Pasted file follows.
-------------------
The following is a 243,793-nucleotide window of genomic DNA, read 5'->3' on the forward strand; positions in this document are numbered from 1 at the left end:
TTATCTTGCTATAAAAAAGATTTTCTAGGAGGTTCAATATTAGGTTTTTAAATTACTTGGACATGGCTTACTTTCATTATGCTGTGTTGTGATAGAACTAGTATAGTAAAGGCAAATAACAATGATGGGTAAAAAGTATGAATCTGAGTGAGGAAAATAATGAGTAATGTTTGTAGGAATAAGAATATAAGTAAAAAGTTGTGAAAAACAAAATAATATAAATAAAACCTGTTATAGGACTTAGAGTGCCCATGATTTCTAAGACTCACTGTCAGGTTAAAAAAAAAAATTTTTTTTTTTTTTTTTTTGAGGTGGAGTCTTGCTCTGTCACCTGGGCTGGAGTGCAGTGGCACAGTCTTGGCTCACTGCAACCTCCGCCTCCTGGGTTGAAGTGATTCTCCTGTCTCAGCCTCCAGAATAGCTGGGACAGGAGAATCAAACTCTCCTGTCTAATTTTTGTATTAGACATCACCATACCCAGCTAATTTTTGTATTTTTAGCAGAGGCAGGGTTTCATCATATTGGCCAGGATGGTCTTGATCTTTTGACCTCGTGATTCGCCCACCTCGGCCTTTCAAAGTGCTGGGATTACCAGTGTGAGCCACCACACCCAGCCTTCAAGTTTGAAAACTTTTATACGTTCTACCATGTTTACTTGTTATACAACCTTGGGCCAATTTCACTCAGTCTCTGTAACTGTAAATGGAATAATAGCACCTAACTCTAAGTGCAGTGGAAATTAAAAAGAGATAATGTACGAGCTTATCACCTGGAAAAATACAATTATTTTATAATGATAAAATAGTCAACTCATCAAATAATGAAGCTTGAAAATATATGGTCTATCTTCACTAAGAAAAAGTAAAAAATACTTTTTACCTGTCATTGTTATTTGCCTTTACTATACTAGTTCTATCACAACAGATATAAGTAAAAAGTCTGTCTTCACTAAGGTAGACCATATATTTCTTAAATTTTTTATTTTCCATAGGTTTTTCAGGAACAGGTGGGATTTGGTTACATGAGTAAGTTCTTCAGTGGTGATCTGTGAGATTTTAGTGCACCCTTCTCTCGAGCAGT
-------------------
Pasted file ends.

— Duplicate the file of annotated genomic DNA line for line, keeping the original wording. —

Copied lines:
The following is a 243,793-nucleotide window of genomic DNA, read 5'->3' on the forward strand; positions in this document are numbered from 1 at the left end:
TTATCTTGCTATAAAAAAGATTTTCTAGGAGGTTCAATATTAGGTTTTTAAATTACTTGGACATGGCTTACTTTCATTATGCTGTGTTGTGATAGAACTAGTATAGTAAAGGCAAATAACAATGATGGGTAAAAAGTATGAATCTGAGTGAGGAAAATAATGAGTAATGTTTGTAGGAATAAGAATATAAGTAAAAAGTTGTGAAAAACAAAATAATATAAATAAAACCTGTTATAGGACTTAGAGTGCCCATGATTTCTAAGACTCACTGTCAGGTTAAAAAAAAAAATTTTTTTTTTTTTTTTTTTGAGGTGGAGTCTTGCTCTGTCACCTGGGCTGGAGTGCAGTGGCACAGTCTTGGCTCACTGCAACCTCCGCCTCCTGGGTTGAAGTGATTCTCCTGTCTCAGCCTCCAGAATAGCTGGGACAGGAGAATCAAACTCTCCTGTCTAATTTTTGTATTAGACATCACCATACCCAGCTAATTTTTGTATTTTTAGCAGAGGCAGGGTTTCATCATATTGGCCAGGATGGTCTTGATCTTTTGACCTCGTGATTCGCCCACCTCGGCCTTTCAAAGTGCTGGGATTACCAGTGTGAGCCACCACACCCAGCCTTCAAGTTTGAAAACTTTTATACGTTCTACCATGTTTACTTGTTATACAACCTTGGGCCAATTTCACTCAGTCTCTGTAACTGTAAATGGAATAATAGCACCTAACTCTAAGTGCAGTGGAAATTAAAAAGAGATAATGTACGAGCTTATCACCTGGAAAAATACAATTATTTTATAATGATAAAATAGTCAACTCATCAAATAATGAAGCTTGAAAATATATGGTCTATCTTCACTAAGAAAAAGTAAAAAATACTTTTTACCTGTCATTGTTATTTGCCTTTACTATACTAGTTCTATCACAACAGATATAAGTAAAAAGTCTGTCTTCACTAAGGTAGACCATATATTTCTTAAATTTTTTATTTTCCATAGGTTTTTCAGGAACAGGTGGGATTTGGTTACATGAGTAAGTTCTTCAGTGGTGATCTGTGAGATTTTAGTGCACCCTTCTCTCGAGCAGT